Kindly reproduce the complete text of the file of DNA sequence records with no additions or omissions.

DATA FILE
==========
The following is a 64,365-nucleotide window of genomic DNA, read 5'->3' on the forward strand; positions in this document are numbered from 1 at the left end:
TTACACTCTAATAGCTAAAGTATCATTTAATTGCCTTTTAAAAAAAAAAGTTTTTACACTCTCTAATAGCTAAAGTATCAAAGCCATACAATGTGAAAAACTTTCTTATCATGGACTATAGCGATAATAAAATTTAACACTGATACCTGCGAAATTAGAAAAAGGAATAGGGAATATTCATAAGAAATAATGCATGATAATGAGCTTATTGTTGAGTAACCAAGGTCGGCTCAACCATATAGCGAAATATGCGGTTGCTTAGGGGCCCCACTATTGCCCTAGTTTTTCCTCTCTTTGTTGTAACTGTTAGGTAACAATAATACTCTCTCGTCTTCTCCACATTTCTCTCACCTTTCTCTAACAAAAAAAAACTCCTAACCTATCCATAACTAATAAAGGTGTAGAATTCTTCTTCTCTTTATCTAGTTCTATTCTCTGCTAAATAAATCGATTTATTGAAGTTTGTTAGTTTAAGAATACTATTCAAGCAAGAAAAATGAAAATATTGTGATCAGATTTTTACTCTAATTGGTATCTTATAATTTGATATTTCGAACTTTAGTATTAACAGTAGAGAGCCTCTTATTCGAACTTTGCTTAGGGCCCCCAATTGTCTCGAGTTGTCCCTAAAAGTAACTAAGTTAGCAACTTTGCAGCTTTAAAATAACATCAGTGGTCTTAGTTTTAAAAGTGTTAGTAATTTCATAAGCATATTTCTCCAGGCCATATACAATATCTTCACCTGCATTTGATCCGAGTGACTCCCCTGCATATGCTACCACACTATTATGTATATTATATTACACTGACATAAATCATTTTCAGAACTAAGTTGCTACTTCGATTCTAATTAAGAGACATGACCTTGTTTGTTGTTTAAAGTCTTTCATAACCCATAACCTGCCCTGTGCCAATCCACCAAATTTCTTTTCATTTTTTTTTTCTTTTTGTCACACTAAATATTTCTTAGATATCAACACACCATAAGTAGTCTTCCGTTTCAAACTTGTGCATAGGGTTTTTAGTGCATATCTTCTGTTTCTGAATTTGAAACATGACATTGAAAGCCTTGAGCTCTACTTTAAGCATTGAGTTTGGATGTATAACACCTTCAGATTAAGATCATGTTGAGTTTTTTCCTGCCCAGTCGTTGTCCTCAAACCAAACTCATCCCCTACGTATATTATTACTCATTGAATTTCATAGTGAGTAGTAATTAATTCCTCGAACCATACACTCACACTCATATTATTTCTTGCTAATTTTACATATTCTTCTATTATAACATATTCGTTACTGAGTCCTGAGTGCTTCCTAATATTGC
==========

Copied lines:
The following is a 64,365-nucleotide window of genomic DNA, read 5'->3' on the forward strand; positions in this document are numbered from 1 at the left end:
TTACACTCTAATAGCTAAAGTATCATTTAATTGCCTTTTAAAAAAAAAAGTTTTTACACTCTCTAATAGCTAAAGTATCAAAGCCATACAATGTGAAAAACTTTCTTATCATGGACTATAGCGATAATAAAATTTAACACTGATACCTGCGAAATTAGAAAAAGGAATAGGGAATATTCATAAGAAATAATGCATGATAATGAGCTTATTGTTGAGTAACCAAGGTCGGCTCAACCATATAGCGAAATATGCGGTTGCTTAGGGGCCCCACTATTGCCCTAGTTTTTCCTCTCTTTGTTGTAACTGTTAGGTAACAATAATACTCTCTCGTCTTCTCCACATTTCTCTCACCTTTCTCTAACAAAAAAAAACTCCTAACCTATCCATAACTAATAAAGGTGTAGAATTCTTCTTCTCTTTATCTAGTTCTATTCTCTGCTAAATAAATCGATTTATTGAAGTTTGTTAGTTTAAGAATACTATTCAAGCAAGAAAAATGAAAATATTGTGATCAGATTTTTACTCTAATTGGTATCTTATAATTTGATATTTCGAACTTTAGTATTAACAGTAGAGAGCCTCTTATTCGAACTTTGCTTAGGGCCCCCAATTGTCTCGAGTTGTCCCTAAAAGTAACTAAGTTAGCAACTTTGCAGCTTTAAAATAACATCAGTGGTCTTAGTTTTAAAAGTGTTAGTAATTTCATAAGCATATTTCTCCAGGCCATATACAATATCTTCACCTGCATTTGATCCGAGTGACTCCCCTGCATATGCTACCACACTATTATGTATATTATATTACACTGACATAAATCATTTTCAGAACTAAGTTGCTACTTCGATTCTAATTAAGAGACATGACCTTGTTTGTTGTTTAAAGTCTTTCATAACCCATAACCTGCCCTGTGCCAATCCACCAAATTTCTTTTCATTTTTTTTTTCTTTTTGTCACACTAAATATTTCTTAGATATCAACACACCATAAGTAGTCTTCCGTTTCAAACTTGTGCATAGGGTTTTTAGTGCATATCTTCTGTTTCTGAATTTGAAACATGACATTGAAAGCCTTGAGCTCTACTTTAAGCATTGAGTTTGGATGTATAACACCTTCAGATTAAGATCATGTTGAGTTTTTTCCTGCCCAGTCGTTGTCCTCAAACCAAACTCATCCCCTACGTATATTATTACTCATTGAATTTCATAGTGAGTAGTAATTAATTCCTCGAACCATACACTCACACTCATATTATTTCTTGCTAATTTTACATATTCTTCTATTATAACATATTCGTTACTGAGTCCTGAGTGCTTCCTAATATTGC